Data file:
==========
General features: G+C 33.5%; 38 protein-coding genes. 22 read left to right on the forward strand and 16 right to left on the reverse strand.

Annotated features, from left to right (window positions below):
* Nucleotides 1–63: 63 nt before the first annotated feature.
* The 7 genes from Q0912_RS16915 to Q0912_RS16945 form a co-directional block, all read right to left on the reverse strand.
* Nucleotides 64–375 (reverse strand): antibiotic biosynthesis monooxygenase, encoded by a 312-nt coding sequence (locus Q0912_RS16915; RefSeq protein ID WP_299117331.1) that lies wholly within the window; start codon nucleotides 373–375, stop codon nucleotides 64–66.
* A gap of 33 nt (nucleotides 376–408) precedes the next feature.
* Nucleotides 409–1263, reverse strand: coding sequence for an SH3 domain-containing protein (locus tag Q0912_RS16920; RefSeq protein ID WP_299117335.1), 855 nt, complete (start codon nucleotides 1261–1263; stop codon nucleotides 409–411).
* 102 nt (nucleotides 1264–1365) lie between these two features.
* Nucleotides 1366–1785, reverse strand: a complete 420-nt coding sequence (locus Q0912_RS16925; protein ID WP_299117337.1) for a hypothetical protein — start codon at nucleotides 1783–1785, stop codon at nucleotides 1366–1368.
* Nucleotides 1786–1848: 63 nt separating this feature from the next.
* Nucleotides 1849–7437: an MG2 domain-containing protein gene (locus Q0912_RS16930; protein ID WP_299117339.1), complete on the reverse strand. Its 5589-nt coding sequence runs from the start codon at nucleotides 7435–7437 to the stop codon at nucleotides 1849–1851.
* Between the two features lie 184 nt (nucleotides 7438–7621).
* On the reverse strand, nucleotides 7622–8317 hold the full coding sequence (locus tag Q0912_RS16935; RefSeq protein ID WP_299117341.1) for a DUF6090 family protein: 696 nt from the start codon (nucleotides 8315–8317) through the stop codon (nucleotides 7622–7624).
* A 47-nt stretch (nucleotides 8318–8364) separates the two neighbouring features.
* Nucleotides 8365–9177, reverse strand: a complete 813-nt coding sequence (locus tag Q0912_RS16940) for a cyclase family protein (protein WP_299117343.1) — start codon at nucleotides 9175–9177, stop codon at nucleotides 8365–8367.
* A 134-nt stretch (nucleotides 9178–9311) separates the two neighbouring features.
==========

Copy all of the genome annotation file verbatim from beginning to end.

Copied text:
General features: G+C 33.5%; 38 protein-coding genes. 22 read left to right on the forward strand and 16 right to left on the reverse strand.

Annotated features, from left to right (window positions below):
* Nucleotides 1–63: 63 nt before the first annotated feature.
* The 7 genes from Q0912_RS16915 to Q0912_RS16945 form a co-directional block, all read right to left on the reverse strand.
* Nucleotides 64–375 (reverse strand): antibiotic biosynthesis monooxygenase, encoded by a 312-nt coding sequence (locus Q0912_RS16915; RefSeq protein ID WP_299117331.1) that lies wholly within the window; start codon nucleotides 373–375, stop codon nucleotides 64–66.
* A gap of 33 nt (nucleotides 376–408) precedes the next feature.
* Nucleotides 409–1263, reverse strand: coding sequence for an SH3 domain-containing protein (locus tag Q0912_RS16920; RefSeq protein ID WP_299117335.1), 855 nt, complete (start codon nucleotides 1261–1263; stop codon nucleotides 409–411).
* 102 nt (nucleotides 1264–1365) lie between these two features.
* Nucleotides 1366–1785, reverse strand: a complete 420-nt coding sequence (locus Q0912_RS16925; protein ID WP_299117337.1) for a hypothetical protein — start codon at nucleotides 1783–1785, stop codon at nucleotides 1366–1368.
* Nucleotides 1786–1848: 63 nt separating this feature from the next.
* Nucleotides 1849–7437: an MG2 domain-containing protein gene (locus Q0912_RS16930; protein ID WP_299117339.1), complete on the reverse strand. Its 5589-nt coding sequence runs from the start codon at nucleotides 7435–7437 to the stop codon at nucleotides 1849–1851.
* Between the two features lie 184 nt (nucleotides 7438–7621).
* On the reverse strand, nucleotides 7622–8317 hold the full coding sequence (locus tag Q0912_RS16935; RefSeq protein ID WP_299117341.1) for a DUF6090 family protein: 696 nt from the start codon (nucleotides 8315–8317) through the stop codon (nucleotides 7622–7624).
* A 47-nt stretch (nucleotides 8318–8364) separates the two neighbouring features.
* Nucleotides 8365–9177, reverse strand: a complete 813-nt coding sequence (locus tag Q0912_RS16940) for a cyclase family protein (protein WP_299117343.1) — start codon at nucleotides 9175–9177, stop codon at nucleotides 8365–8367.
* A 134-nt stretch (nucleotides 9178–9311) separates the two neighbouring features.